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2 July 1999. Thanks to John Gilmore.
From: Guangming Daily newspaper, Wednesday, June 30, 1999
Translation by (and thanks to): Anonymous
by Our Staff Reporter Yang Gu
Our report on the hidden security perils in Pentium III of Intel and Win98 of Microsoft has evoked strong reaction from all sides. The leaders of the information centers of a number of Ministries and Commissions have written to MII, in the hope of getting its advice and guidance. Heads of competent departments of MII have convened emergency meetings of domestic PC manufacturers and information centers of some Ministries and Commissions, at which they listened to opinions aired by all sides and discussed relevant policies and measures. Upon widely soliciting views and getting extensive information, MII will prepare a report on enhancing security management for electronic information products.
Administration: PIII sold to government agencies cannot be connected directly to Internet
In an interview with our staff reporter, the head of the competent departments of MII said that as the administration, we strongly believe that national interests are of overarching importance. We must first of all be responsible for the security of the information systems of government agencies at all levels, and place high emphasis on the security dimensions of all kinds of electronic information products (including hardware and software) and the system itself. We have conducted serious research and thus acquired a thorough knowledge of hidden security perils in PIII chips, Win98 as well as servers produced by different companies. We have also learnt about the response of the media and American end users toward Processor Serial Number (PSN) of PIII, including the fact that the U.S. Government is yet to use PIII on a massive scale. We are of the view that domestic PC manufacturers must turn off PSN, that such products sold in China must pass the necessary testing and that PIII machines sold to government agencies should not be directly connected to Internet. Government agencies at all levels, including those in such critical sectors as telecommunications, banking, finance and taxation, and the military must first and foremost turn off PSN when they buy PIII machines. Even then, computers of this nature should only be used either in a stand-alone way or on Intranet, and must never be used for direct Internet connection with the OA network of government agencies.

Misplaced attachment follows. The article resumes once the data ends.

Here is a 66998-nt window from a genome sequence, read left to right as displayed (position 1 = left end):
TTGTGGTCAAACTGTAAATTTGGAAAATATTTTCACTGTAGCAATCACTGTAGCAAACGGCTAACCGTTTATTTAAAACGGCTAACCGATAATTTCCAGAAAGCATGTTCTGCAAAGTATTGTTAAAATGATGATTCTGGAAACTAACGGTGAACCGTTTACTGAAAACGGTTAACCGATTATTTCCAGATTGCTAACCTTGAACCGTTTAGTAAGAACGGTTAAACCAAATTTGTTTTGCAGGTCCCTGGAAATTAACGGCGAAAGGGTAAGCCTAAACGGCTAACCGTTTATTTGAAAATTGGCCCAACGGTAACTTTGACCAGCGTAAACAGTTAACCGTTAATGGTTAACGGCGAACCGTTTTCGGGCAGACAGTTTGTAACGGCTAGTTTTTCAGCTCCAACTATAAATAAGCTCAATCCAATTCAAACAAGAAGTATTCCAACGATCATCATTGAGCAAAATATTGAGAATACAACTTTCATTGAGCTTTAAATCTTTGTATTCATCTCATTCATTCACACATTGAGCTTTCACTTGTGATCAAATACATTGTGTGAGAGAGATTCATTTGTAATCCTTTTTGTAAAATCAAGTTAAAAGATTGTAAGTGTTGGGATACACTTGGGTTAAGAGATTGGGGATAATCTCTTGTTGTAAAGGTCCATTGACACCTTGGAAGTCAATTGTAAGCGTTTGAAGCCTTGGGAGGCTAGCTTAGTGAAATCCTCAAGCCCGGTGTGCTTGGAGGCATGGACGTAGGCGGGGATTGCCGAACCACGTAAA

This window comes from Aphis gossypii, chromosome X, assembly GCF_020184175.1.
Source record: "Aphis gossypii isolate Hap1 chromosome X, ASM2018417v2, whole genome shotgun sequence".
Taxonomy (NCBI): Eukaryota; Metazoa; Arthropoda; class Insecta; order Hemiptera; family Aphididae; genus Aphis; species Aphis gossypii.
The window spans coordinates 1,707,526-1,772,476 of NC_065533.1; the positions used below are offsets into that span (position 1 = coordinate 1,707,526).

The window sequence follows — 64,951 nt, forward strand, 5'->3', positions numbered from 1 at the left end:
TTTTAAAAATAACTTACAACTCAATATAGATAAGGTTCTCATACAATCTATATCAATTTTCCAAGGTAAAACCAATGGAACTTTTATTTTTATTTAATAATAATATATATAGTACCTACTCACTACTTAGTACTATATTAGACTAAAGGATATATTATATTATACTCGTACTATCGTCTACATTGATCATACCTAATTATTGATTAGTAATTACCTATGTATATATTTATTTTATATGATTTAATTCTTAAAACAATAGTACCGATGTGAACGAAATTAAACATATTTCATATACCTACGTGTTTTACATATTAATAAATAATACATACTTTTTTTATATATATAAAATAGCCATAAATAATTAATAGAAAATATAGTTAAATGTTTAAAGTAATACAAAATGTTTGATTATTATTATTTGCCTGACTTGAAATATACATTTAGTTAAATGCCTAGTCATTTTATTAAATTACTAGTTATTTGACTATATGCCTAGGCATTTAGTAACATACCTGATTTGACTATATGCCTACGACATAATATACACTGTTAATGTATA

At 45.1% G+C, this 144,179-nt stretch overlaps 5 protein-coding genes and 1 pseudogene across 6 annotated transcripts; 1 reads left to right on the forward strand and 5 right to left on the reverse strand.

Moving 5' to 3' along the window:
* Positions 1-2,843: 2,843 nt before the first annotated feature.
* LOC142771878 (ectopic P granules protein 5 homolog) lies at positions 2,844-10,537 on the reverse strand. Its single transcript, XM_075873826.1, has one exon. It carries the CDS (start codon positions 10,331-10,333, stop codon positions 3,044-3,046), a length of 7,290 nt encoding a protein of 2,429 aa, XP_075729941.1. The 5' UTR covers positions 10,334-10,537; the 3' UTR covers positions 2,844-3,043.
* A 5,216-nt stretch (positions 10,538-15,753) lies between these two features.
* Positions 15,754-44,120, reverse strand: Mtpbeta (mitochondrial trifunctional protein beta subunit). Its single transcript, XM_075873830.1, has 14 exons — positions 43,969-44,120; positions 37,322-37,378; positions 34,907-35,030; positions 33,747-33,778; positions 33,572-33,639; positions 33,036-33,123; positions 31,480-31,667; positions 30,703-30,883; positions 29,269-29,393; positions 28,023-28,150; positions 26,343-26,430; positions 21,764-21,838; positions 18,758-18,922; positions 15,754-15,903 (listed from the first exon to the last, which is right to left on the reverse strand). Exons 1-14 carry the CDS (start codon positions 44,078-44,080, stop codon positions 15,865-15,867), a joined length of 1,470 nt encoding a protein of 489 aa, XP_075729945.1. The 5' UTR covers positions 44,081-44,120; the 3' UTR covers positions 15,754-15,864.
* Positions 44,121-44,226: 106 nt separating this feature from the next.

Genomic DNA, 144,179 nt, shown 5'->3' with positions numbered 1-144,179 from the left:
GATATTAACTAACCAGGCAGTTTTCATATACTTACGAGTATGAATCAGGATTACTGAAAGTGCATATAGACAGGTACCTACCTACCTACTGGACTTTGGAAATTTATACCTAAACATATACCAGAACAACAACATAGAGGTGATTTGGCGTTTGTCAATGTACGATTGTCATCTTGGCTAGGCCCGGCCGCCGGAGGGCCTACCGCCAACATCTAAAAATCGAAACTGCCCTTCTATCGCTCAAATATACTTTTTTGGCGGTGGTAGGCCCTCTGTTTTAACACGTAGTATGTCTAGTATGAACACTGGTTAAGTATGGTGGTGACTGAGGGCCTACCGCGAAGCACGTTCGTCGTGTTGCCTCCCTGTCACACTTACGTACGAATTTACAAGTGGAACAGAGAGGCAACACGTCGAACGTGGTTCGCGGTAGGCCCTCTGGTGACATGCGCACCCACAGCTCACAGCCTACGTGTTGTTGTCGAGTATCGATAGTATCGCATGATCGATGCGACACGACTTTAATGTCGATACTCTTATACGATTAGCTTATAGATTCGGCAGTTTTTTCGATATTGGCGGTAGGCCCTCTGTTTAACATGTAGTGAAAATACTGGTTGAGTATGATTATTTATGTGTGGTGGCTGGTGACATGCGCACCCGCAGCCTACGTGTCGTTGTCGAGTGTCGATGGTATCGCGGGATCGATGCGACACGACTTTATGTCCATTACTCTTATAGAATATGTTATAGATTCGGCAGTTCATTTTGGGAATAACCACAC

We have briefed altogether 13 domestic PC manufacturers on the latest developments and made clear our views. The domestic PC manufacturers indicated that since the bombing of the Chinese embassy in Yugoslavia by the U.S.-headed NATO, they have come to know more clearly the hegemonic ambitions of the United States. They now feel that safeguarding state sovereignty and security is the number one priority. The commercial interests of enterprises are insignificant as compared with national interests. They were unanimous in fully supporting the decisions made by the administration.
These domestic PC manufacturers also indicated that the most reliable way to safeguard information security is to use our own products. If we have to use imported products, a high degree of prudence and vigilance should be exercised, rigorous testing conducted, and all the necessary safeguard measures introduced. These enterprises also provided some information on hidden security perils in some imported IT products.
Intel Is Yet to Fully Answer Our Inquiry
On 27 May, Intel responded to inquiry about PIII PSN at the request of MII.
The importance of the Chinese market to Intel cannot be over-exaggerated. Suppose the annual sales in China is 3 million processors, Intel would reap an annual turnover of about 3 billion RMB yuan. If PIII comes across difficulty in China, the company's sales of 3 billion RMB yuan will be affected. Previously, in order to respond to our staff reporters' questions, Intel has used the service of such heavyweight figures as the President of Intel China and global marketing manager for PIII. This time around, in order to better explain to MII, Intel sent in a more powerful team, including a Vice President from the headquarters who is also President of Intel Greater China and two Directors responsible for security matters.